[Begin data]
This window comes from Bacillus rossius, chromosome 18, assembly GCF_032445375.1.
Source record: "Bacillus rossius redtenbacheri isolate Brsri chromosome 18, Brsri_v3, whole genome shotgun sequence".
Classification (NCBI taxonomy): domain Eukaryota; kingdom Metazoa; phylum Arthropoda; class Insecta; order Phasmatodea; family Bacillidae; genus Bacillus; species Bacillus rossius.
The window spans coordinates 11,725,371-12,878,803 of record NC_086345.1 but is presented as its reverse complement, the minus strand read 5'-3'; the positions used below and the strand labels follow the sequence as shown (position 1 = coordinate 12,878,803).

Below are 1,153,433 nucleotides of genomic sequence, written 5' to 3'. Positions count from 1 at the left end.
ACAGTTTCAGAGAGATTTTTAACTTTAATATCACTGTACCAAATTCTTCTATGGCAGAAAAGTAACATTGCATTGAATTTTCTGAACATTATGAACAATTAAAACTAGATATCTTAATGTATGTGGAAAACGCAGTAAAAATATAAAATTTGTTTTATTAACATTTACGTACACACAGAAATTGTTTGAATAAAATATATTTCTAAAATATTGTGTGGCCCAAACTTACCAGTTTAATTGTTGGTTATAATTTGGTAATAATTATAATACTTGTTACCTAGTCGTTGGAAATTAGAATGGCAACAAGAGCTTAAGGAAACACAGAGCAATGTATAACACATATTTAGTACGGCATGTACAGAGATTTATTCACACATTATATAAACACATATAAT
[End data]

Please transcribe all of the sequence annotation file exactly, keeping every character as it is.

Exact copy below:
This window comes from Bacillus rossius, chromosome 18, assembly GCF_032445375.1.
Source record: "Bacillus rossius redtenbacheri isolate Brsri chromosome 18, Brsri_v3, whole genome shotgun sequence".
Classification (NCBI taxonomy): domain Eukaryota; kingdom Metazoa; phylum Arthropoda; class Insecta; order Phasmatodea; family Bacillidae; genus Bacillus; species Bacillus rossius.
The window spans coordinates 11,725,371-12,878,803 of record NC_086345.1 but is presented as its reverse complement, the minus strand read 5'-3'; the positions used below and the strand labels follow the sequence as shown (position 1 = coordinate 12,878,803).

Below are 1,153,433 nucleotides of genomic sequence, written 5' to 3'. Positions count from 1 at the left end.
ACAGTTTCAGAGAGATTTTTAACTTTAATATCACTGTACCAAATTCTTCTATGGCAGAAAAGTAACATTGCATTGAATTTTCTGAACATTATGAACAATTAAAACTAGATATCTTAATGTATGTGGAAAACGCAGTAAAAATATAAAATTTGTTTTATTAACATTTACGTACACACAGAAATTGTTTGAATAAAATATATTTCTAAAATATTGTGTGGCCCAAACTTACCAGTTTAATTGTTGGTTATAATTTGGTAATAATTATAATACTTGTTACCTAGTCGTTGGAAATTAGAATGGCAACAAGAGCTTAAGGAAACACAGAGCAATGTATAACACATATTTAGTACGGCATGTACAGAGATTTATTCACACATTATATAAACACATATAAT